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Awlaki Research Featured in Yesterday’s Telegraph

This is a cross post by Alex Meleagrou-Hitchens from Standpoint

Yesterday’s Daily Telegraph featured research from a recent paper I co-authored with my former colleague, Jacob Amis, which covers, among other things, Anwar al-Awlaki’s time in the UK.

The full article can be accessed here.

Among Awlaki’s biggest backers in recent years have been CagePrisoners, and yesterday they released a statement attempting to explain their stance on the al-Qaeda preacher.  Among their excuses is that Awlaki was not, at the time of their promotion of him in 2009, charged with any crime.  This is indeed true, but also a very weak defence, which CagePrisoners should know better than to use.  He had, by this time, professed clear and open support for al-Qaeda’s violent jihad, both on his blog, and in his various works, including his translation of Youssef al-Uyayree’s Constants in the Path of Jihad. CagePrisoners claim that there was “nothing criminally wrong” with what Awlaki had said or done up to this point.  Something that is not “criminally wrong” can still be harmful and inflammatory, and this shows the weakness of CagePrisoners’ position; the best they can say to defend themselves is essentially “hey, we weren’t promoting a convicted criminal, so leave us alone already!” That sets the bar quite low, doesn’t it?  I thought CagePrisoners were a progressive and moderate group that fights for human rights, and yet when they defend their, until now, uncritical support for a jihadist, they can’t come up with a better excuse than that?

It is also worth going back to Awlaki’s blog again briefly: a report I published last year showed that, as well as posting a banned video of Awlaki on their site (which remains on their Youtube page and on their old website), CagePrisoners also reproduced materials from his blog on their website, including his laudatory book review of Sayyid Qutb’s In the Shade of the Koran. This is the same blog which included statements like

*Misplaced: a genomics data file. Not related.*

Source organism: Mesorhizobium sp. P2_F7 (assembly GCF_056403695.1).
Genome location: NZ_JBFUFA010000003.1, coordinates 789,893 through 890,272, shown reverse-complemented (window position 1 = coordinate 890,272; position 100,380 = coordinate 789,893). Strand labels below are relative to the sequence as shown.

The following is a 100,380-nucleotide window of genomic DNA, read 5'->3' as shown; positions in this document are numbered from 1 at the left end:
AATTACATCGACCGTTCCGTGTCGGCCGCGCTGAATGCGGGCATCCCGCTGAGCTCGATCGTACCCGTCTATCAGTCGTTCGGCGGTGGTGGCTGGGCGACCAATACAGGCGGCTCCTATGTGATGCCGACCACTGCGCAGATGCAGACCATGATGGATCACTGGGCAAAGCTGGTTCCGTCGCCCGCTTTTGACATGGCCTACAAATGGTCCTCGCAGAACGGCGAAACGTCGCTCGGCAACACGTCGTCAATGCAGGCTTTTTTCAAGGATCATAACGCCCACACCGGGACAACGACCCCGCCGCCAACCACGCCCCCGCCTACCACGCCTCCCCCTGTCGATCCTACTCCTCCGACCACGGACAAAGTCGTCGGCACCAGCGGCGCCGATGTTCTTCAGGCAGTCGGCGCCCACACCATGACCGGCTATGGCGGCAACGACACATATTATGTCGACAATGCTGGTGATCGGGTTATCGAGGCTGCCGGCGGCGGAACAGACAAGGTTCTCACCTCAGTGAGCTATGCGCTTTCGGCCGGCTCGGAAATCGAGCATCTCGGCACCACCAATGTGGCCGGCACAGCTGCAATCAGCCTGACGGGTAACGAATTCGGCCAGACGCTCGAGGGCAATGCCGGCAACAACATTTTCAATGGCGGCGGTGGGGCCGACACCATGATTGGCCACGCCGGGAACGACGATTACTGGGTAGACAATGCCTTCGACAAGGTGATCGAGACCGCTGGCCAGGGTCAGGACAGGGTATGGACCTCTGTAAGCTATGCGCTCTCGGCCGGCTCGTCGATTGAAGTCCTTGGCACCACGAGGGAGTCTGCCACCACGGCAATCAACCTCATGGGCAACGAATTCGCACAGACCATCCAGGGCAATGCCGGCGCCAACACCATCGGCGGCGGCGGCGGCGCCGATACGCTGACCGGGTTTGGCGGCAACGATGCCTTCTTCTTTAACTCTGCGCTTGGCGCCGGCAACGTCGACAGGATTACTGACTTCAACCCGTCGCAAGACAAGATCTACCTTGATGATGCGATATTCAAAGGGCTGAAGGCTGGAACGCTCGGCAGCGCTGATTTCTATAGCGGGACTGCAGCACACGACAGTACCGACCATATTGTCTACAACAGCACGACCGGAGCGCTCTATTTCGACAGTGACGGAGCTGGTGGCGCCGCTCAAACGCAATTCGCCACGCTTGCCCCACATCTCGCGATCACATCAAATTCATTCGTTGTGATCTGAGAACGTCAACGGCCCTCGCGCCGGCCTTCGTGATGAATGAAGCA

as Muslims we should not subject Islam to the whims of the people, if they chose it we implement it, if they don’t we accept the choice of the masses. Our position is that we will implement the rule of Allah on earth by the tip of the sword whether the masses like it or not. We will not subject sharia rule to popularity contests.

This was written in August 2008, and was not the exception to an otherwise moderate rule, but rather the tone of everything he was writing at the time.

Yet, in their statement yesterday, Cageprisoners claim that Awlaki’s extremism only became apparent to them “in the interviews he conducted with Al Jazeera in November 2009 and February 2010 – the latter specifically mentioning his view that it is permissible to target civilians.”  This just doesn’t add up, they were monitoring his blog two years prior to this, and must have seen statements like those quoted above.

Finally, a quick perusal of CagePrisoners’ old website, which they continue to maintain, shows they have not yet decided to completely disassociate from al-Qaeda’s newest star. They continue to carry an article by CagePrisoners member Fahad Ansari, bemoaning the decision to ban Awlaki’s appearance at their August 2009 ‘Beyond Guantanamo’ event, which also praises him as an ‘inspirational imam’. Of course, as Umar Farouk Abdulmutallab and Roshonara Choudhry have demonstrated, Ansari’s words here hold more resonance than he likely meant them to.   Another Awlaki speech also remains on their old site.

For anyone who can bear to listen to any more of this, tune in to BBC Radio Five Live around 9pm this Sunday where I will be discussing Awlaki, CagePrisoners and his time in the UK in 2003.